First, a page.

Pre-Pups

Even before mating, the alphas in any coyote family (the established adult mated pair) start preparing for “the event” of the birth of a new litter of pups. Only the alphas in any coyote family reproduce, which has the effect of limiting the population density in any given territory and area (see Frank Knowlton in 1972). The process begins months beforehand, when the female ensures that she alone will be the one within the family and on the family’s territory to produce offspring. Her objective is to become the one and only Queen Bee.

Female offspring who have “come of age” so that they are reproductively viable — usually during their second year — become viewed as possible reproductive competition to their mothers. The alphas are extremely jealous and possessive of their mates at this time. Their ploy involves several tactics, including simply keeping yearling females away from their Dad. This, in-and-of-itself wouldn’t do the trick since there are many instances when daughter and father could find themselves together when Mom was not around. So another tactic is a little rougher, and this video shows how it happens: a mother wallops her yearling daughter to either disperse her or to instill fear so she won’t reproduce.  Apparently stress blocks reproduction. I don’t know if these bio-functions are involved, but it seems that they may be. In the video, note the angry, low-tone growls which are so much quieter than their howls. Here you have communication to one individual, not everyone. 

Towards the end of this period of antagonism towards yearling daughter, which can go on for months, courting and mating take place between the alphas (see Courting Behavior and Courting Behavior in Full Swing). Then and only then, after estrus is well over and Mom is plump with developing offspring, will Mom begin to slowly relax her antagonistic behavior towards daughter, and slowly things calm down again between the two into a state of normalcy approximating what it had been like before the reproductive cycle headed this way.

As the time of birthing nears, I’ve noticed that the birthing moms are less out-in-the-open. This may be due to their becoming more protective of the treasures they are holding inside, but it also could be that they are busy with other things, for instance, this is when dens are dug.

Here is a female who has plumped up during pregnancy.

But the female isn’t the only one to change her behaviors for this event. Also, Dad becomes very protective of the female. I never saw this Dad become aggressive towards his yearling son, however, one day the son was gone. Had the son crossed the line — gotten too close to the female who was his mom? — I don’t know. But I did see dad several times with many wounds — coyote wounds. He has been fighting to protect his mate.

So, the next step is pups. I stay well away from anywhere I suspect there might be a den, so it won’t be for months until I see what she produced.

The expectant parents: any day now!

A Nice Compliment!

I received a wonderfully supportive email a few weeks ago from Dan De Vries. I asked if I could post it and he said yes.

“Hello Janet, I imagine you have seen this by now, but just in case I’m forwarding it.  Much in this brief essay reminds me of your work. Keep it up! And, yes, feel free to use my name.  One of the things that struck me was that Jane Goodall doesn’t have an academic degree in a science.  Which makes her a citizen scientist (of the world).  I believe that there is definitely a place for humanists in the “natural” sciences.”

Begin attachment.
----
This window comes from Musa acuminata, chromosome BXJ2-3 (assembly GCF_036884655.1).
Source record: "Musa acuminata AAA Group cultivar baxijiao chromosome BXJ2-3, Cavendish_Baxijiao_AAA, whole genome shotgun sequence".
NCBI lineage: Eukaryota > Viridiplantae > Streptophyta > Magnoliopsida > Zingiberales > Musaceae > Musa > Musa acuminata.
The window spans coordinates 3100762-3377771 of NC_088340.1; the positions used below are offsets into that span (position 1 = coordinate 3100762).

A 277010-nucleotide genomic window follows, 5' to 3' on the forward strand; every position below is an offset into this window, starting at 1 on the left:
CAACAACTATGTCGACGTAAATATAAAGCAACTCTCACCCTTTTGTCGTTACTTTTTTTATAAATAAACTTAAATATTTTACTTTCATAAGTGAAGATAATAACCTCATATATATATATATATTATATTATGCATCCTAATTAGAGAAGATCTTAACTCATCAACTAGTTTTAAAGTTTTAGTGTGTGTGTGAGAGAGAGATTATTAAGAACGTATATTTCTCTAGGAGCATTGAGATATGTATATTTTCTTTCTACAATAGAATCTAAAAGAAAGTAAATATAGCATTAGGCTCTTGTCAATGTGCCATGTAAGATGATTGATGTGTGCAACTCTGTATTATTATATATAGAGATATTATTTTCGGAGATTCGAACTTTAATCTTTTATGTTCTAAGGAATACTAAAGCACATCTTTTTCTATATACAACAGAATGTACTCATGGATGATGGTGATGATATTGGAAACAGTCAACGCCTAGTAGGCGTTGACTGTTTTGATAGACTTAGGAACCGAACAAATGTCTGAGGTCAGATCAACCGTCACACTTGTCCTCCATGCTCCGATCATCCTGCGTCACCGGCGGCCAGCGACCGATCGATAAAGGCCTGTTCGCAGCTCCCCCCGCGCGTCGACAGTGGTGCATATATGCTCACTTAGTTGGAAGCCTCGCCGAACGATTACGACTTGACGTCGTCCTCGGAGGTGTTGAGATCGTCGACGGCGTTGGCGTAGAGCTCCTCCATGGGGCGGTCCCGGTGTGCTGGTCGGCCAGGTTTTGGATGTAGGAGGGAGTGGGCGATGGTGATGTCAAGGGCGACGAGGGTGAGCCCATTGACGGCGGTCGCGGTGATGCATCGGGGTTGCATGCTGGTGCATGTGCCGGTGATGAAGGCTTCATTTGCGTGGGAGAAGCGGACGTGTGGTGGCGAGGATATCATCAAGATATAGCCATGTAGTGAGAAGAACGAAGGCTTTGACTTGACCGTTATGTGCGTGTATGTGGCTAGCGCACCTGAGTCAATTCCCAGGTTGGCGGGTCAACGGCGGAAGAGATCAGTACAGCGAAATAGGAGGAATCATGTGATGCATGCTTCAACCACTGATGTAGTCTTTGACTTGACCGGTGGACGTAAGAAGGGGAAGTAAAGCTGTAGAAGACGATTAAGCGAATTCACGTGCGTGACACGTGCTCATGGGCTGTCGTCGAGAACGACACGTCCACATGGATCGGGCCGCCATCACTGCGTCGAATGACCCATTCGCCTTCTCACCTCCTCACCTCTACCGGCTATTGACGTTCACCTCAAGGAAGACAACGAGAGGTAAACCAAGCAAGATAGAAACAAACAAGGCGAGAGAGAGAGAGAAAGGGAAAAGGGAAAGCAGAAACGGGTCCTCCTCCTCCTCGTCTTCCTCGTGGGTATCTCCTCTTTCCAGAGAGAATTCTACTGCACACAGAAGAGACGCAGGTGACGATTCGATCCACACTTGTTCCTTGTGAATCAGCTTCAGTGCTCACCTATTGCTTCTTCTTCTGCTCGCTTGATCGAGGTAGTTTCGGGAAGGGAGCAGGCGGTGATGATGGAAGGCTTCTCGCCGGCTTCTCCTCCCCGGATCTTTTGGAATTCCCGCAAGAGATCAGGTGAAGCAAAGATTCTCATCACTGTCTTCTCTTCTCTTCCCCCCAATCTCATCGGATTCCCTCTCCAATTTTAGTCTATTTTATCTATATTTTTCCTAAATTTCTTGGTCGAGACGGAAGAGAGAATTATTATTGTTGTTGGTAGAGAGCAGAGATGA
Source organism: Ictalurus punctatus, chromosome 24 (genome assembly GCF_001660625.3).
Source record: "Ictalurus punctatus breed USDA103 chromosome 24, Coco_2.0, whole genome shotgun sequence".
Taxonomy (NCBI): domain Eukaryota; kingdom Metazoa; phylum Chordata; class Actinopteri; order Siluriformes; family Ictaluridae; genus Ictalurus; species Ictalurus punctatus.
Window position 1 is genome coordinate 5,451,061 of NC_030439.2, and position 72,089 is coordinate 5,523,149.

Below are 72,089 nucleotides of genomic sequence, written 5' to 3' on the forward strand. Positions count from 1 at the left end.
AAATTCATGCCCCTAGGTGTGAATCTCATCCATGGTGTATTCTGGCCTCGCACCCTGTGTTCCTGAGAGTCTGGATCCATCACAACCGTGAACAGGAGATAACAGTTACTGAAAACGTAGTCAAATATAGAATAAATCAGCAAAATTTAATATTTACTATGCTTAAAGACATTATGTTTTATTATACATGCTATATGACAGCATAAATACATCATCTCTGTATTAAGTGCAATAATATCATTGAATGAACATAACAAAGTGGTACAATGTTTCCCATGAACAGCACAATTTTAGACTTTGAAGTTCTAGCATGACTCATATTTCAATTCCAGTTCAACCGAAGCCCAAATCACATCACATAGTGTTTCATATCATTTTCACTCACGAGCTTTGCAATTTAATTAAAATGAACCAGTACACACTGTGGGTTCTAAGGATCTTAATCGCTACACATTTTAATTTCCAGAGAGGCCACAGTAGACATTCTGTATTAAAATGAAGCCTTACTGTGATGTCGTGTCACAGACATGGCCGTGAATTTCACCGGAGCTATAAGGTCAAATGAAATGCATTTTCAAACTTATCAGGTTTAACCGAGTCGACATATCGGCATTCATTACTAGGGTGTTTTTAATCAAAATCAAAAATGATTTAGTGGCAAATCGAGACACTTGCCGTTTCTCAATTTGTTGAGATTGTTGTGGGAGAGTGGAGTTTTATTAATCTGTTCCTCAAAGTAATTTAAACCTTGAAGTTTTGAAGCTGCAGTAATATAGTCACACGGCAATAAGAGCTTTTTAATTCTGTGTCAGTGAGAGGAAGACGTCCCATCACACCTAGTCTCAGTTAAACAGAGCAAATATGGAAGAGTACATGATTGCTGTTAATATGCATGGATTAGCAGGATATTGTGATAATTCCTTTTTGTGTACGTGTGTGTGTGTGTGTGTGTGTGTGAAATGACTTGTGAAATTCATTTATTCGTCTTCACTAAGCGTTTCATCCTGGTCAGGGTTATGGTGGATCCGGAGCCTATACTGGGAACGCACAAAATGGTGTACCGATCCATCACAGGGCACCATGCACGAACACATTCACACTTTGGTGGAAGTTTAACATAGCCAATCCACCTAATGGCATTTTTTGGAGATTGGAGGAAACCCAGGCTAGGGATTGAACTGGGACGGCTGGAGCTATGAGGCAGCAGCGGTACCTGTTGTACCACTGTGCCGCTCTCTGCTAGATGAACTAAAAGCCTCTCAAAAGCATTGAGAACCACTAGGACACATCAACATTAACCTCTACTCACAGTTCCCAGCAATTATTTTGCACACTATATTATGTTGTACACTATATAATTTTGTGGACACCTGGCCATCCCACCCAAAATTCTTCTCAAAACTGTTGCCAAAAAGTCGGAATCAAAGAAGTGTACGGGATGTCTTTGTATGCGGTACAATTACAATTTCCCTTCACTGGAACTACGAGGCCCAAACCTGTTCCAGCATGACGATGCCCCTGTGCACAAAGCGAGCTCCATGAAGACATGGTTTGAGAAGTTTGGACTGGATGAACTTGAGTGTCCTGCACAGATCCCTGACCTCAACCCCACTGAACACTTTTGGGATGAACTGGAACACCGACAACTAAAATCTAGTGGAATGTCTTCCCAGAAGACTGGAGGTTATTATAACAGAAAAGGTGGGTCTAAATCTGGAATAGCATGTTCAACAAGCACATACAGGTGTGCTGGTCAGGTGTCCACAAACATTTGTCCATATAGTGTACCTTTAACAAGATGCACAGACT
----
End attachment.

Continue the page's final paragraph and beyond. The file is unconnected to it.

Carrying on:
I’ve received this same compliment numerous times, but this time it was with the attached article which indeed shows a lot of overlap! Thank you, Dan!

A High School Class Turns An Image Into An Eye-Catching Table of Contents

(click for larger PDF version)

Levi Wood, a student at Monarch High School in Louisville, Colorado contacted me a while back to use one of my images for his student produced magazine, The Howler.  It was a class project with Levi as the editor-in-chief. I was pleased that he chose this very fluid, twisted, almost corkscrew image, and even more impressed with how he used it, and morphed it into a table of contents. The final result is innovative, imaginative and eye-catching, yet clear and straightforward. Nice you all! And kudos to the class!

Hello Janet!

I wanted to give you the final product of the image as it will look in our magazine to give you some more context. We just finished the magazine this week. I have attached a pdf of the table of contents with your image.

The image is pretty self-explanatory, but essentially we are using the coyote as a frame for the preview images for each story, and each page number is listed to the right of the graphic. The staff list and everyone else in the class who helped produce the magazine is on the left page along with our mission statement. We wanted to do something really different but cool for the table of contents, and when we were looking for images of coyotes we stumbled upon your beautiful pictures and knew they would be perfect.

Thank you so much for allowing us to use your images, they really add a lot to the magazine and we would be happy to send you a copy of the issue! If you have any questions let me know.

Thank you

 

An Eye-Opening Revelation

It’s true that coyotes have chased dogs, but almost always this occurs after the coyote was chased first. To most people, a dog chasing a coyote looks much like a dog chasing another dog, or a dog chasing a squirrel. It looks like a game.

Focused-in closer, it looks like a terrorized coyote running away from danger more often than a game. Wild-animals instinctively know that any injury could compromise their ability to hunt and fend for themselves, and therefore their survival: fleeing from possible harm for them could be a matter of life or death.

Fortunately, coyotes are smart, and they are quick: most can get away. Nevertheless, energy expenditure during an attempted escape is enormous, and not something any animal wants to put up with.